CBA Winners And Losers





One thing is constant amid the change. Whenever Major League Baseball alters the draft, there will be unexpected side effects. Adding a signing deadline for the 2007 draft, for example, led to agents and players waiting until the last minute of the deadline to sign, as they found the longer they waited, the more money teams were willing to pay.

Some of those unexpected consequences won't become clear until MLB conducts its first draft under the new rules, but even before the final wording for the draft rules has been approved, there were some clear winners and losers.

WINNERS

Teams That HAVE Stuck To Slot: In the past, teams with owners willing to get a scolding from the commissioner's office had a clear advantage in the draft: Go over slot and sign talent that was unavailable to teams who couldn't or wouldn't go over slot. It also meant that players could try to manipulate which team would draft them. A high asking price could mean that a player slipped past some clubs to a team willing to spend more.

Now, teams who have been limited to slot are scouting from the same pool as everyone else. There still may be high school players whose asking price makes it risky to draft them, but that risk will be shared by all clubs—not just teams that tried to stick to slot recommendations.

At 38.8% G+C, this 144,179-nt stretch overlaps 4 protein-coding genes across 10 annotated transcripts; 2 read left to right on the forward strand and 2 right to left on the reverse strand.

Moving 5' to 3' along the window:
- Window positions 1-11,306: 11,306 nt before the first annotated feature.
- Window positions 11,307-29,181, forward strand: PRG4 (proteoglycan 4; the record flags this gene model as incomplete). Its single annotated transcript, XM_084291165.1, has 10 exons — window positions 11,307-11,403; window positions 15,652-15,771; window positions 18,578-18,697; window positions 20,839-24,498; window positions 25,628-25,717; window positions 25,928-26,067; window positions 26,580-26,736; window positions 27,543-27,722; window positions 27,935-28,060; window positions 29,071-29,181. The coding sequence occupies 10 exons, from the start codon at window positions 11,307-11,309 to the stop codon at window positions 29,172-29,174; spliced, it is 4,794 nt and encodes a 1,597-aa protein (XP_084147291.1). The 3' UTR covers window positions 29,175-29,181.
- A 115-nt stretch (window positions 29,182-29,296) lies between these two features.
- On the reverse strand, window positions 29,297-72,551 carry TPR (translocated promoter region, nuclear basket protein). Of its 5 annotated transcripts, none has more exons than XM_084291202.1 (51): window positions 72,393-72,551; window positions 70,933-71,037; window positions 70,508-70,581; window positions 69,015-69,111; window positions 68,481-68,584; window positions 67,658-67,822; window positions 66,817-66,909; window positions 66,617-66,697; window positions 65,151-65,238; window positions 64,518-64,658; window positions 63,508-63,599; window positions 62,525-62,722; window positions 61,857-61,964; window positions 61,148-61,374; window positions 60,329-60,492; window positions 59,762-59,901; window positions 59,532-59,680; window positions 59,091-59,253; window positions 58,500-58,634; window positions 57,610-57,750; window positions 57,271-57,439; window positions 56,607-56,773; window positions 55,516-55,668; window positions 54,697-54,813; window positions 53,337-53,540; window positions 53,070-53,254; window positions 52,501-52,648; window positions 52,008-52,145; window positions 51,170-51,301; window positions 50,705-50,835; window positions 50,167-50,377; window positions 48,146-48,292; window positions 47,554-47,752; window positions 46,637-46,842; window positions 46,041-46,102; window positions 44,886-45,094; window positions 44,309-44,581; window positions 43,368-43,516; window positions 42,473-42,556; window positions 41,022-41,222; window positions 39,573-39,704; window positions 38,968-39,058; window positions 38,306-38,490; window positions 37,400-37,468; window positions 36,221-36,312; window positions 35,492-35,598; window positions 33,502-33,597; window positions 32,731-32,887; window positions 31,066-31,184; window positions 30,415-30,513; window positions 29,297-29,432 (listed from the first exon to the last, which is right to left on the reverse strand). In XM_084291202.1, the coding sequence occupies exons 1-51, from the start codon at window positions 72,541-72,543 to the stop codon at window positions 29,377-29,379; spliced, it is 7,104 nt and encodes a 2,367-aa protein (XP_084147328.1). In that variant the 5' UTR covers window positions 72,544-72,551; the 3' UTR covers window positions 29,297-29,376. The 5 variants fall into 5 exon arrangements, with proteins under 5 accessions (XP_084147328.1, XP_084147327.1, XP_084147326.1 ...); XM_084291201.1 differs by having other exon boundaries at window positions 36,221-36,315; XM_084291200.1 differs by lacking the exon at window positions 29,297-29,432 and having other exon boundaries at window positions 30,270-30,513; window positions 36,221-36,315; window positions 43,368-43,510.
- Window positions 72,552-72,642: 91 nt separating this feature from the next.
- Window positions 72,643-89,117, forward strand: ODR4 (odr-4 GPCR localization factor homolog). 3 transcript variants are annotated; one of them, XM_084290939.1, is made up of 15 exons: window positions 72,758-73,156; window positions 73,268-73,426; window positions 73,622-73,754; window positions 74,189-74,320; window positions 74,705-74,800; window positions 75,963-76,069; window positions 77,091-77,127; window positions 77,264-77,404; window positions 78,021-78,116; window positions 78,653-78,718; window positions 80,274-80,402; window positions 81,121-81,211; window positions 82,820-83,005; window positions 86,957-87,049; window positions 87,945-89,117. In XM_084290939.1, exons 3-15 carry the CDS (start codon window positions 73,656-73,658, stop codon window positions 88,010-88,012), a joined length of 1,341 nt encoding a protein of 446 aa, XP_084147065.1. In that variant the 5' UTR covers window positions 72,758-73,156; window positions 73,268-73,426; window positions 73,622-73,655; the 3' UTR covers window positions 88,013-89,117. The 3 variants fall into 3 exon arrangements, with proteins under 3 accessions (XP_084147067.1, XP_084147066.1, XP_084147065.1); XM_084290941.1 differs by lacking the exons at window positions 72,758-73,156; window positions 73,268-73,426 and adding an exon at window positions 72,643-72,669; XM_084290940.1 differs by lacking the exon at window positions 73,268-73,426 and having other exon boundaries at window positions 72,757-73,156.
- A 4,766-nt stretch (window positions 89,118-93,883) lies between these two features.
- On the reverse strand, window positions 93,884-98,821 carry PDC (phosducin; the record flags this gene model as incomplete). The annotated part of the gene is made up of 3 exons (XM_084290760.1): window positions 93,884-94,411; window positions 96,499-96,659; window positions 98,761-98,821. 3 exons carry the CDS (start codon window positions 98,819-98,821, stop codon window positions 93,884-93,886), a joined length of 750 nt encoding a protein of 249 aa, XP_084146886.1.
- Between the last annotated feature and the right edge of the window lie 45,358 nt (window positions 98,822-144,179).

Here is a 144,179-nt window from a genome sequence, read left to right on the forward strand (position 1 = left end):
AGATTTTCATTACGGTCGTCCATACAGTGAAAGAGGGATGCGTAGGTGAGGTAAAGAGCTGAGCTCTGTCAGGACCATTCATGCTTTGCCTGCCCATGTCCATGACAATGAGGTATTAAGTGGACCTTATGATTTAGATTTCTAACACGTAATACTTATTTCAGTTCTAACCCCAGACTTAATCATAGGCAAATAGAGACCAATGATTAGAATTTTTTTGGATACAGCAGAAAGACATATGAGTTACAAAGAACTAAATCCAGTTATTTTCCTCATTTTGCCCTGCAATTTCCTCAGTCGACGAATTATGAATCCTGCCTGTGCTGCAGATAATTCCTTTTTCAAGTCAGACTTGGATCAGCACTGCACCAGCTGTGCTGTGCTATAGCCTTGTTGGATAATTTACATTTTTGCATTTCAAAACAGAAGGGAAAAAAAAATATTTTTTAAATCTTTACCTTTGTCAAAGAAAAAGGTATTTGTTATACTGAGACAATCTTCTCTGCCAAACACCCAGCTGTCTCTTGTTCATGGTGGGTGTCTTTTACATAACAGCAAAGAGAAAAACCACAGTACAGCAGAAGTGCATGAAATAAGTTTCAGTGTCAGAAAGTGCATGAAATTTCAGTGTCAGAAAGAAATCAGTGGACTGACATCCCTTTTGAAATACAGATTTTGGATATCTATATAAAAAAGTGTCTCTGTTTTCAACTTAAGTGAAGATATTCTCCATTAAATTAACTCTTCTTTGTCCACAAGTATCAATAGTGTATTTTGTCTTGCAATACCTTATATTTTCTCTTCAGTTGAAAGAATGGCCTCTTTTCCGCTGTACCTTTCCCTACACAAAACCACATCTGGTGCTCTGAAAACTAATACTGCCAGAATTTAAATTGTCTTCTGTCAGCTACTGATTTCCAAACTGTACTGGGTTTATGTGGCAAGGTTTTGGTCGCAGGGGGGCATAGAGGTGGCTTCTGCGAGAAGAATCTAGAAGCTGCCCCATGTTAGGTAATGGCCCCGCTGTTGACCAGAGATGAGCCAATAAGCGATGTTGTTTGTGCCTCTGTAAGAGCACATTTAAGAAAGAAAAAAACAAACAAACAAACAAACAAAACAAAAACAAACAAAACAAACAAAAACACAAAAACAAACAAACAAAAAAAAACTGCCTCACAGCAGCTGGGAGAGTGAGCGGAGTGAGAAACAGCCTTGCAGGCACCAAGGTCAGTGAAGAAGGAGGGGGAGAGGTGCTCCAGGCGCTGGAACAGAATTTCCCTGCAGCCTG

That's good news for the White Sox, who always rank among the draft's stingiest spenders, and the Mets, one of the few big market teams who usually stuck to slot. It also could help the Dodgers and Astros, although ownership changes could alter their spending approaches.

Short-Season and Rookie Leagues: The Aug. 15 signing deadline was supposed to give teams leverage to hold down bonuses. It did nothing of the sort, as it actually provided players leverage, as teams want to sign talent. But MLB's decision to restrict teams from announcing above-slot deals until right at (or after) the deadline meant that most first-rounders (and numerous later-round picks) had to wait until the following season to make their pro debut.